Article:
From Capital Press, The West's Ag Website:

"Tree seedling nurseries have been hard hit financially on two fronts. The housing market free-fall has sunk lumber and timber prices, reducing logging operations and thus cutting demand for seedlings for reforestation. At the same time, large numbers of Christmas trees have been reaching maturity and tree prices have fallen in recent years, reducing that industry's demand for seedlings as well."

"'We've seen a tremendous downturn in orders,' said Tom Jackman, CEO of IFA Nurseries, which produces seedlings for forestry in numerous locations in Oregon and Washington."

Craig Bowles responds:

I had a buddy who used to sell trees. He always said there's a three-year cycle. By the third year, everyone has jumped into the business, so sell out early and don't order that second truckload. I remember helping him one year and the guy across the street was getting that second truck just as we cut prices to $25/tree. We still even had "free trees" just before Christmas.

James Schroeder writes:

I had the great joy of growing up on a family Christmas tree farm and retail lot Wisconsin. In fact I've made the 3-4 hour drive home for the last couple of weekends to help my parents out as the ready their retail lot for the Christmas season.I'm not familiar with a three year cycle at the retail level, but that may be a regional thing, or it might be that my parents really aim at creating an experience that brings people back year after year. Aside from the consistently high quality trees they offer every year, they also strive to offer the best service in the area. More importantly they add little touches that make the Christmas tree shopping experience more of a tradition than a transaction. There are cookies and hot apple cider in the office (where people pay for their tree and pick up any smaller items they may need or want). If it's a Sunday the Packer game is on the office TV. Throughout the season there are surprise visits from reindeer. And there are many other small touches that hopefully transform the experience into something more than commerce.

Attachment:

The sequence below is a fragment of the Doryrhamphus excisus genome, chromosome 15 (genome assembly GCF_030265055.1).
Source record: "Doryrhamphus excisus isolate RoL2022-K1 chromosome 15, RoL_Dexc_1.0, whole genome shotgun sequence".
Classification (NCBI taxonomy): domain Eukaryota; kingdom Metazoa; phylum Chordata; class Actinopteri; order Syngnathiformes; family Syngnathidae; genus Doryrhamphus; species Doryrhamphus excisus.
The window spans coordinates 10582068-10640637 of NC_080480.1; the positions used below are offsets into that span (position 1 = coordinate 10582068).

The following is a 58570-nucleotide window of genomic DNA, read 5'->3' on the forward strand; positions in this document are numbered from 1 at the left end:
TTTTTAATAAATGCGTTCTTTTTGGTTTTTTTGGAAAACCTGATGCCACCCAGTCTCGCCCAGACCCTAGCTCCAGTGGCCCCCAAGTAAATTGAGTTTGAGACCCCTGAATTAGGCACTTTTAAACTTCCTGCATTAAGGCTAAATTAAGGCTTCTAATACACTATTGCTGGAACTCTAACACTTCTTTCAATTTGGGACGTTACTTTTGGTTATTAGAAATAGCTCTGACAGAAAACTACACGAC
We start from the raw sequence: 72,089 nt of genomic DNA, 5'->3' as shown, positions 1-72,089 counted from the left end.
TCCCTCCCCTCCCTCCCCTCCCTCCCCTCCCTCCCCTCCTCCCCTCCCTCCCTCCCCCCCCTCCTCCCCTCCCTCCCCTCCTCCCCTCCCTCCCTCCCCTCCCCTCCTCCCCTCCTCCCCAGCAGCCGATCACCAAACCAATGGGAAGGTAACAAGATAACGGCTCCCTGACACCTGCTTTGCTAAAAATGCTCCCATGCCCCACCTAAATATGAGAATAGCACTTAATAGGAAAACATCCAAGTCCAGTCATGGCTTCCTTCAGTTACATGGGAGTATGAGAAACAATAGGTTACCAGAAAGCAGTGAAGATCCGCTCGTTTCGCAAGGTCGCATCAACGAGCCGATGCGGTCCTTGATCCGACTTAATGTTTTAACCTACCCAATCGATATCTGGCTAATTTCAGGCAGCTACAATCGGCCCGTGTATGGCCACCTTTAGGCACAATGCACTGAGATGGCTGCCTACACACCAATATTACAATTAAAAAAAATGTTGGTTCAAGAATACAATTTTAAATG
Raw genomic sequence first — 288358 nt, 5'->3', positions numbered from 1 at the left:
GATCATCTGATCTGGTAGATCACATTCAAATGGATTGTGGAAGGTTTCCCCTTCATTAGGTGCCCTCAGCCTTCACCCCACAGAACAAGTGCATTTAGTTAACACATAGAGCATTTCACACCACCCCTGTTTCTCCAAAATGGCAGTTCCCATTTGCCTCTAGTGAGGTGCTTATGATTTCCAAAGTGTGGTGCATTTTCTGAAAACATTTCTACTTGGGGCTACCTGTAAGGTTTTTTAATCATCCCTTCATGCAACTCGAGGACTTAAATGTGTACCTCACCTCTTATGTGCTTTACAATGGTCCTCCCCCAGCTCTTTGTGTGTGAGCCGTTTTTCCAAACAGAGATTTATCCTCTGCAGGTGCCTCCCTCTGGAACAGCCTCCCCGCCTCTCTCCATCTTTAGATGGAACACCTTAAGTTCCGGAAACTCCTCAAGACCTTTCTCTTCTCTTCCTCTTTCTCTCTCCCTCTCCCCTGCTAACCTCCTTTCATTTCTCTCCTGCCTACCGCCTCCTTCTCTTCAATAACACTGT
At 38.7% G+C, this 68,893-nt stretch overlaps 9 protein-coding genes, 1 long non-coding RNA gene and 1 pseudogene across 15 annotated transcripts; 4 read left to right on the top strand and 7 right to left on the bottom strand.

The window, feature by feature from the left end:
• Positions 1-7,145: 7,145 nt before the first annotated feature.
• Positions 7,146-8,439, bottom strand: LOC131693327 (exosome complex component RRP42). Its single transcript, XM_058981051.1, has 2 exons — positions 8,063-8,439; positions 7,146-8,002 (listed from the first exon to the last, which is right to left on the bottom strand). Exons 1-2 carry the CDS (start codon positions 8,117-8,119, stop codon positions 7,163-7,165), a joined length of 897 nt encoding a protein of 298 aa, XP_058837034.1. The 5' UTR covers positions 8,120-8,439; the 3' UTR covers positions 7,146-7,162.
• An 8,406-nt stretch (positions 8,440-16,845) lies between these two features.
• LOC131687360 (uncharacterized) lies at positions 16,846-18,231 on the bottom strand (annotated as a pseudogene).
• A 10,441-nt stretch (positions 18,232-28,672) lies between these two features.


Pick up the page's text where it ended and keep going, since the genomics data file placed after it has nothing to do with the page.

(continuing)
On the growing and wholesale side of the business, trends are hard to predict and prepare for because they must be anticipated 8-12 years in advance. In the late 80s there was a trend in the growing industry toward the planting of lower quality, easier to maintain species (pines instead of firs) and from this came my first lesson in contrarian thought, offered by my dad, "Everyone is planting pines right now, because that is what is in demand now, no one is planting firs; in 10 years if you have firs for sale you'll command your price." He was right, and he planted nothing but firs for several years. Interestingly he has been planting more and more pines of late. Sounds like the cycles are changing.


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